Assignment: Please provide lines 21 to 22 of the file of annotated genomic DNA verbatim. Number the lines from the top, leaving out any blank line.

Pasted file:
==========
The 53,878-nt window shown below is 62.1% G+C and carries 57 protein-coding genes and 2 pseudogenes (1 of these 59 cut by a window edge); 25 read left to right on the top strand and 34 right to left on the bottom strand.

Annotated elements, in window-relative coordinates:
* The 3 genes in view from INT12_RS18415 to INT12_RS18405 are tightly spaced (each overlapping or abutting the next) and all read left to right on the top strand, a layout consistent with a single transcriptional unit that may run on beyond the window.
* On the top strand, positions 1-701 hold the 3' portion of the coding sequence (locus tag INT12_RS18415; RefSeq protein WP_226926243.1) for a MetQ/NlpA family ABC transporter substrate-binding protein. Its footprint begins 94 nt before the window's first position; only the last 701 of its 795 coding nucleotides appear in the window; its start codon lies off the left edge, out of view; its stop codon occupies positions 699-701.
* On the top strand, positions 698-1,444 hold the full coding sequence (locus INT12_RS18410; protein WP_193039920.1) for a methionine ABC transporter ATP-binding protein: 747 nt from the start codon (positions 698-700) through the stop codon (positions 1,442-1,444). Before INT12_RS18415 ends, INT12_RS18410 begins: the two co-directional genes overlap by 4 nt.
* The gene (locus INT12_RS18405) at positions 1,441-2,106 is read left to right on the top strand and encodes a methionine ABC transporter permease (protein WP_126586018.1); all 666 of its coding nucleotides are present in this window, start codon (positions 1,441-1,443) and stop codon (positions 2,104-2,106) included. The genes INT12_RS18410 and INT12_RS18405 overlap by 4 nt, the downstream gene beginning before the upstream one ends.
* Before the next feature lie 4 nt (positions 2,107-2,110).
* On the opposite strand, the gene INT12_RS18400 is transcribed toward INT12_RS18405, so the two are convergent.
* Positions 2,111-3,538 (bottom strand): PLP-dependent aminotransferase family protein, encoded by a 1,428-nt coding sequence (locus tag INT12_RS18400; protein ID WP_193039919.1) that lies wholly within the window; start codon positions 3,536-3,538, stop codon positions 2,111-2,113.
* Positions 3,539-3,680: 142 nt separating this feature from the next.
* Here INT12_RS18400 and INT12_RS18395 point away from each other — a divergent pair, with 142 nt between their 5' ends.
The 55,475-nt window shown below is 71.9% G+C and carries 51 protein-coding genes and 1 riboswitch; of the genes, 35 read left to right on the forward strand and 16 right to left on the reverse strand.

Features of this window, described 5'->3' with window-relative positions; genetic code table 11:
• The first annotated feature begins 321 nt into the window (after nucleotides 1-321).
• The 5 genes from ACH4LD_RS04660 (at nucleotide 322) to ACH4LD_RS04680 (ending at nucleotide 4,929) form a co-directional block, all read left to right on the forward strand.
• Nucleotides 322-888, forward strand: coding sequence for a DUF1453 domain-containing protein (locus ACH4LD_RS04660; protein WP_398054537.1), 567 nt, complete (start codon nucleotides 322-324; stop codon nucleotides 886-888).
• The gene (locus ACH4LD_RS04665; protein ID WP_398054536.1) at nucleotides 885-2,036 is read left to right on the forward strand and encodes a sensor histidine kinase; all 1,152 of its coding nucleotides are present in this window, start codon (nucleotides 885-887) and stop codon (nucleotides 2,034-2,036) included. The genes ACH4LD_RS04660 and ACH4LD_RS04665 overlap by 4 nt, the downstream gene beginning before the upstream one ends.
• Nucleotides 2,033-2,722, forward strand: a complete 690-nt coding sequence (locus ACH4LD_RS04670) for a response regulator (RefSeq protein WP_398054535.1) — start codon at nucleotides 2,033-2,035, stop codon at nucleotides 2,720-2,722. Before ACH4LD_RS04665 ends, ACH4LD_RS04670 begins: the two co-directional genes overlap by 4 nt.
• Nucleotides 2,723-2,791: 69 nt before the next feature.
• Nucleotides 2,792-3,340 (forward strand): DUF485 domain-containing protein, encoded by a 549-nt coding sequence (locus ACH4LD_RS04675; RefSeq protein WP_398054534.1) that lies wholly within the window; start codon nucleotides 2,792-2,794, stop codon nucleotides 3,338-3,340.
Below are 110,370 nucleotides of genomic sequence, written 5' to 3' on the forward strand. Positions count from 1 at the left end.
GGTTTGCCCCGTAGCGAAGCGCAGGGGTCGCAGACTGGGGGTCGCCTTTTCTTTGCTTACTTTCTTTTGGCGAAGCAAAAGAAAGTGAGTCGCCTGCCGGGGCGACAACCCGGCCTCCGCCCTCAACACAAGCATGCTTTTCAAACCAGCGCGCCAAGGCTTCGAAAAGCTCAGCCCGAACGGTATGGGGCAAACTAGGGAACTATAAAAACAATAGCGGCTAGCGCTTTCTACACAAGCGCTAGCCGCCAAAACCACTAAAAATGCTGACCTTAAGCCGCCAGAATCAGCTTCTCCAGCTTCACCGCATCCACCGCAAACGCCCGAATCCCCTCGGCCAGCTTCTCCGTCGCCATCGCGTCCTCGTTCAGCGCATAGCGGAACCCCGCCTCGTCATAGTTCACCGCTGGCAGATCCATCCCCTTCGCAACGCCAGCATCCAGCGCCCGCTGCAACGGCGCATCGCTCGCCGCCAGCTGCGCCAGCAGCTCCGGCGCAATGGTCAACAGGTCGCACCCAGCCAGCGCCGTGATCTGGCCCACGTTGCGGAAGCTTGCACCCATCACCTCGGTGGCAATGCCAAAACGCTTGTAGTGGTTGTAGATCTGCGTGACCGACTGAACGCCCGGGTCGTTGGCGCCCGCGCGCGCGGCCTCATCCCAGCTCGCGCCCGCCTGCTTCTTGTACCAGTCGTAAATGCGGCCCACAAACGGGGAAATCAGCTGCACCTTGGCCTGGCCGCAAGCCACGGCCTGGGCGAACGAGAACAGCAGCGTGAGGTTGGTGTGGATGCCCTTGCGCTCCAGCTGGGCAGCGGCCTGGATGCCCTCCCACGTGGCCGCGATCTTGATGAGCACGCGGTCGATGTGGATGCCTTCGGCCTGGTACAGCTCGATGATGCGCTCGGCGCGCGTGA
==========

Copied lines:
Below are 110,370 nucleotides of genomic sequence, written 5' to 3' on the forward strand. Positions count from 1 at the left end.
GGTTTGCCCCGTAGCGAAGCGCAGGGGTCGCAGACTGGGGGTCGCCTTTTCTTTGCTTACTTTCTTTTGGCGAAGCAAAAGAAAGTGAGTCGCCTGCCGGGGCGACAACCCGGCCTCCGCCCTCAACACAAGCATGCTTTTCAAACCAGCGCGCCAAGGCTTCGAAAAGCTCAGCCCGAACGGTATGGGGCAAACTAGGGAACTATAAAAACAATAGCGGCTAGCGCTTTCTACACAAGCGCTAGCCGCCAAAACCACTAAAAATGCTGACCTTAAGCCGCCAGAATCAGCTTCTCCAGCTTCACCGCATCCACCGCAAACGCCCGAATCCCCTCGGCCAGCTTCTCCGTCGCCATCGCGTCCTCGTTCAGCGCATAGCGGAACCCCGCCTCGTCATAGTTCACCGCTGGCAGATCCATCCCCTTCGCAACGCCAGCATCCAGCGCCCGCTGCAACGGCGCATCGCTCGCCGCCAGCTGCGCCAGCAGCTCCGGCGCAATGGTCAACAGGTCGCACCCAGCCAGCGCCGTGATCTGGCCCACGTTGCGGAAGCTTGCACCCATCACCTCGGTGGCAATGCCAAAACGCTTGTAGTGGTTGTAGATCTGCGTGACCGACTGAACGCCCGGGTCGTTGGCGCCCGCGCGCGCGGCCTCATCCCAGCTCGCGCCCGCCTGCTTCTTGTACCAGTCGTAAATGCGGCCCACAAACGGGGAAATCAGCTGCACCTTGGCCTGGCCGCAAGCCACGGCCTGGGCGAACGAGAACAGCAGCGTGAGGTTGGTGTGGATGCCCTTGCGCTCCAGCTGGGCAGCGGCCTGGATGCCCTCCCACGTGGCCGCGATCTTGATGAGCACGCGGTCGATGTGGATGCCTTCGGCCTGGTACAGCTCGATGATGCGCTCGGCGCGCGTGA